The advent of fake news across the world can be linked to algorithms used by search engines, websites and social media. This results in false or manipulated information spreading across the world, at times, with dire consequences.
The term “Fake news” has become increasingly popular due to its link to debates surrounding the democratic process and free speech in the information age. US President Donald Trump has taken credit for coining the term “fake news.” He has repeatedly criticized the media for what he deemed biased and “fake news,” attacking respected media outlets such as the New York Times and CNN.
The term has been used by authoritarian leaders, such as Philippines’ Duterte and Venezuela’s Maduro, in order to suppress and discredit unfavourable coverage. In a move that has been criticized as an attack on free press, Malaysia recently passed a law that allows jail terms of up to six years for spreading “fake news”. Singapore has also announced its intention to implement anti fake news legislation.
A more accurate use of the term refers to news stories that intentionally spread misinformation or false facts. In recent years, the growth of social media has enabled the spread of misinformation owing to the potential to cause social unrest and increase sectarian tensions. In some instances, such as the Britain’s EU referendum, and the 2016 US Presidential elections, influence and misinformation campaigns are thought to have had a significant impact on the outcome of the vote.
Considering that social media is now a primary source for news and information, several dangers surrounding the phenomenon of “fake news” are growing. Determining the measure and countering false news in the digital age is presently still in the early stages. In a study by Matthew Baum, the Marvin Kalb Professor of Global Communications, and David Lazer, a professor at Northeastern University and an associate of the Harvard Institute for Quantitative Social Science, it was concluded that a multidisciplinary initiative is required to understand how the internet spreads content and how readers process news and information.
An "algorithm" is similar to a guidebook that helps users navigate across the vast expanses of the internet to acquire desired data or information. It can be described as a ‘set of instructions.’ Tech giants, such as Google and Facebook amongst others, rely on multiple algorithm combinations in order to function. When a user attempts to search on Google, the engine then relies on very complex algorithms to determine the results and the order of their appearance.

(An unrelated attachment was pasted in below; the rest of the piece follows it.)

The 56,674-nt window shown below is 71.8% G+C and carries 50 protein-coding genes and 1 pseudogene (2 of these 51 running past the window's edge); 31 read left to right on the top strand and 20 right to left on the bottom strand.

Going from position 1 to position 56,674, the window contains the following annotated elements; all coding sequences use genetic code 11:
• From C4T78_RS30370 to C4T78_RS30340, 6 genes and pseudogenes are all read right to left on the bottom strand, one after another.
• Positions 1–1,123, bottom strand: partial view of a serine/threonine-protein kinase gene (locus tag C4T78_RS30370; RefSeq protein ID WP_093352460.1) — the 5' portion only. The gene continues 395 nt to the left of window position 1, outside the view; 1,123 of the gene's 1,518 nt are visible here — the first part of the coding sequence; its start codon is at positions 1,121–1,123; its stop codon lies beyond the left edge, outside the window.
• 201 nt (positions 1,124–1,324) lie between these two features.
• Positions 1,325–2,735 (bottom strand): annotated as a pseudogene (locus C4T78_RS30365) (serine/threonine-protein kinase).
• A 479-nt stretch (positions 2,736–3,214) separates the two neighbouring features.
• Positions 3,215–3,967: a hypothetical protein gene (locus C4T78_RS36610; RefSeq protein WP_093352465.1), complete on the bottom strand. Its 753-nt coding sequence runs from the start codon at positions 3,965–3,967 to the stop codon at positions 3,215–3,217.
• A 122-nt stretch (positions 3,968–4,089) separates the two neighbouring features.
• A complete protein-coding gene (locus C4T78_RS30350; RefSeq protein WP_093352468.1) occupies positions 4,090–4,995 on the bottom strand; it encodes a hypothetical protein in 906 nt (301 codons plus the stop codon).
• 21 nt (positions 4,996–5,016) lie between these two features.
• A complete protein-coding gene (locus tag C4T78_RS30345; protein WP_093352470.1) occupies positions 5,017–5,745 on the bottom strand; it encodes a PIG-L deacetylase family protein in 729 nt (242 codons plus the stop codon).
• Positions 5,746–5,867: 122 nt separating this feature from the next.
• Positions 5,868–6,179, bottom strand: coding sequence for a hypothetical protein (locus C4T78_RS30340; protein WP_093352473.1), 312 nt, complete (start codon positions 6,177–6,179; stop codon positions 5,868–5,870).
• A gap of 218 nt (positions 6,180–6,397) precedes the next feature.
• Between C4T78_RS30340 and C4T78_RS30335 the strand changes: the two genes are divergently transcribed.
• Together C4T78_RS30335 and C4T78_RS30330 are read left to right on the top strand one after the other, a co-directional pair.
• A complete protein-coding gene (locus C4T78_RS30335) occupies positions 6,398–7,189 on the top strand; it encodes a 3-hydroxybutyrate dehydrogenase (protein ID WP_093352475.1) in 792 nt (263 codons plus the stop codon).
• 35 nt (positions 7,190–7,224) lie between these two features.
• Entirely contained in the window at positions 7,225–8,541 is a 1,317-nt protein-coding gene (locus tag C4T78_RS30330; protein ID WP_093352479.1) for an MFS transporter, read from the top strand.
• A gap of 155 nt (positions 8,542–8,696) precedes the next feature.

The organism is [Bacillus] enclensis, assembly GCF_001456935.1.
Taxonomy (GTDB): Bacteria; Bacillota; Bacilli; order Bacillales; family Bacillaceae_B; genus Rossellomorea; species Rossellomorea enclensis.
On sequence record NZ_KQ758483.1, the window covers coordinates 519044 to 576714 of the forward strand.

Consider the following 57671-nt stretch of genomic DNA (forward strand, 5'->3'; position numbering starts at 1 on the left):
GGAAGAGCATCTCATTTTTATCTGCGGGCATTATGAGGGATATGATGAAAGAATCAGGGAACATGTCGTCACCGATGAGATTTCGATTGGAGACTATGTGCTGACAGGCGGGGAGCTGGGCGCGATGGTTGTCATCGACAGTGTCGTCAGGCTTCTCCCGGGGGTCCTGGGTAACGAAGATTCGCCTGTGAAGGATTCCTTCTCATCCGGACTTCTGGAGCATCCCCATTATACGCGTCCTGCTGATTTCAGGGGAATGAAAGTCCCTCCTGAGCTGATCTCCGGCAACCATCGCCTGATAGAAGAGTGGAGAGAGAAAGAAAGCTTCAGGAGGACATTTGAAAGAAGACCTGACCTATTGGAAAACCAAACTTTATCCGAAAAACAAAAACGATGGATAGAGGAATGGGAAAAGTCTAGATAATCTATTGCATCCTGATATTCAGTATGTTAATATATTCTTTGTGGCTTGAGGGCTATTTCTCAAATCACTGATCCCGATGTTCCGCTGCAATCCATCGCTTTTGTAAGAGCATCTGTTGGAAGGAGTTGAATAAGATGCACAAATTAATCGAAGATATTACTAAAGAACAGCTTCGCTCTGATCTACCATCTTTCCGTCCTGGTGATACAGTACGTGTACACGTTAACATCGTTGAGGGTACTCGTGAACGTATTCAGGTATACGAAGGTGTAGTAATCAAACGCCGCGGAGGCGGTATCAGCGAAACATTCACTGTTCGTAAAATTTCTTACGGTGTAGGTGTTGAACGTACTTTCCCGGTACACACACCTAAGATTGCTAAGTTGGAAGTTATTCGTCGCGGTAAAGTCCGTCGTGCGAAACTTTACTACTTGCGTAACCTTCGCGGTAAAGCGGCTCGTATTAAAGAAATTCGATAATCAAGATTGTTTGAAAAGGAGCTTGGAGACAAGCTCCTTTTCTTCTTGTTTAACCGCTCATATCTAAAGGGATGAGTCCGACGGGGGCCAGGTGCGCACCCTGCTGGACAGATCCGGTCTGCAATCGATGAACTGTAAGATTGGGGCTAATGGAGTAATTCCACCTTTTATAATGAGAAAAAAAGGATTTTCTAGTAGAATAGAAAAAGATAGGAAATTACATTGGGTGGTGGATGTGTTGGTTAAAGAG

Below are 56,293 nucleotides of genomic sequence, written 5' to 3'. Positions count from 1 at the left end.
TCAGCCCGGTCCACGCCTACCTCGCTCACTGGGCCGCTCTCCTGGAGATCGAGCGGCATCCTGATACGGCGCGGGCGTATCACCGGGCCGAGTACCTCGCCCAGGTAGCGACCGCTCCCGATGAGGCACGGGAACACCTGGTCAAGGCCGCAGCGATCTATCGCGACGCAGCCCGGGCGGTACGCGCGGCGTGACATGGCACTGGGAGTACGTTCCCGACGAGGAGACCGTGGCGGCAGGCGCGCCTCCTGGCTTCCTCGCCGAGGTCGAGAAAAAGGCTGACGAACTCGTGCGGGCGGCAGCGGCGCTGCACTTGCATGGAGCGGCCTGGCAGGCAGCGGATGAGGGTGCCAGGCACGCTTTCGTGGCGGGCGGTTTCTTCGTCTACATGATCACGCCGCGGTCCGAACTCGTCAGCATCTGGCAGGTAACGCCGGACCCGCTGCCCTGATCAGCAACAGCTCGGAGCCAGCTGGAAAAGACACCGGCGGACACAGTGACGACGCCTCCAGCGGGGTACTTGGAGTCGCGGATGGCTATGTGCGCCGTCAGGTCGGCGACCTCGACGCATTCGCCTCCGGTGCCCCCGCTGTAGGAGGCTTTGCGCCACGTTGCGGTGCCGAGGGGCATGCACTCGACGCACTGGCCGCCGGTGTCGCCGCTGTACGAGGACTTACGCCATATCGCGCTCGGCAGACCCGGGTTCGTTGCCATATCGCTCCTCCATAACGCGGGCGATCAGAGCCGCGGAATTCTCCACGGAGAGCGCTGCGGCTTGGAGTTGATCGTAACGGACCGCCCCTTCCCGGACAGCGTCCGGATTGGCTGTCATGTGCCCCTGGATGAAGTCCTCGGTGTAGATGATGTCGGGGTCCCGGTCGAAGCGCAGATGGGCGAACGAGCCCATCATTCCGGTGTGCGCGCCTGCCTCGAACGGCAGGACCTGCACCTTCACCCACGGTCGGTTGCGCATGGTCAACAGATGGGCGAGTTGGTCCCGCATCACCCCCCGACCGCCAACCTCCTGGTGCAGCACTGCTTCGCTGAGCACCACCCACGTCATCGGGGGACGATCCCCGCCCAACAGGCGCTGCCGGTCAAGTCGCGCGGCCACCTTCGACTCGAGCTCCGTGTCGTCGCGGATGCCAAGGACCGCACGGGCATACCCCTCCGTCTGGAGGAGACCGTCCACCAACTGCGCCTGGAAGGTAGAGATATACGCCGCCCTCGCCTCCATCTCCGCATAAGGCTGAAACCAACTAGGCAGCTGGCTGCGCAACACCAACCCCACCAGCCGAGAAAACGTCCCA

However, they are increasingly used to spread misinformation, manipulated information and fake news.
“Algorithms can help us find our way through the huge amount of information on the internet,” said Margrethe Vestager, the European commissioner for competition. “But the problem is that we only see what these algorithms — and the companies that use them — choose to show us.” Thus, it could be a result of manipulation or stories (even when not true) that could drive up more traffic.
A new study published in Science in 2018 revealed that false news online travels “farther, faster, deeper, and more broadly than the truth.” It also noted that the effect is more pronounced for false political news than for false news about terrorism, natural disasters, science, urban legends, or financial information. Falsehoods are 70% more likely to be retweeted on Twitter than the truth. The study also stated that false news reached 1,500 people about 6 times faster than the truth.
In organising online content, algorithms also tend to create “filter bubbles,” insulating users from opposing points of view, similar to algorithms for targeted voters which brought Facebook under the scanner. Experts have also stated that due to these algorithms, radicalized viewpoints are also brought to the forefront and made accessible to a larger audience, thus, making them dangerous.
Tech companies like Google and Facebook have come under increased scrutiny in the recent years. The European Union is currently drafting legislation that will enable law enforcement to demand access to electronic criminal evidence: both within the EU, and across the world. Additionally, in June 2017, British PM Theresa May and the President of France Emmanuel Macron launched a campaign which aims to hold tech companies accountable for not aggressively countering inflammatory content found in the internet.
At the World Economic Summit in Switzerland, Google and Facebook announced plans to develop AI systems that would notify users about dubious content. However, such algorithms are not foolproof because they lack the ability to assess the accuracy of purported facts within articles. Moreover, opinions and unquantifiable statements easily pass through natural language processing. For example, “Modi is the worst Indian PM” cannot entirely be quantified based on existing data owing to the nature of the claim.
Our assessment is that governments across the world should accept the reality of fake news and address it as a top priority as it has the power to derail agenda. Fake news has been used to incite violence in many nations, including India. Thus, governments should work on contingencies in case fake news incites violence; but also work closely with those in the tech industry. It is imperative to arrive at a technological solution that is feasible, viable and can be implemented.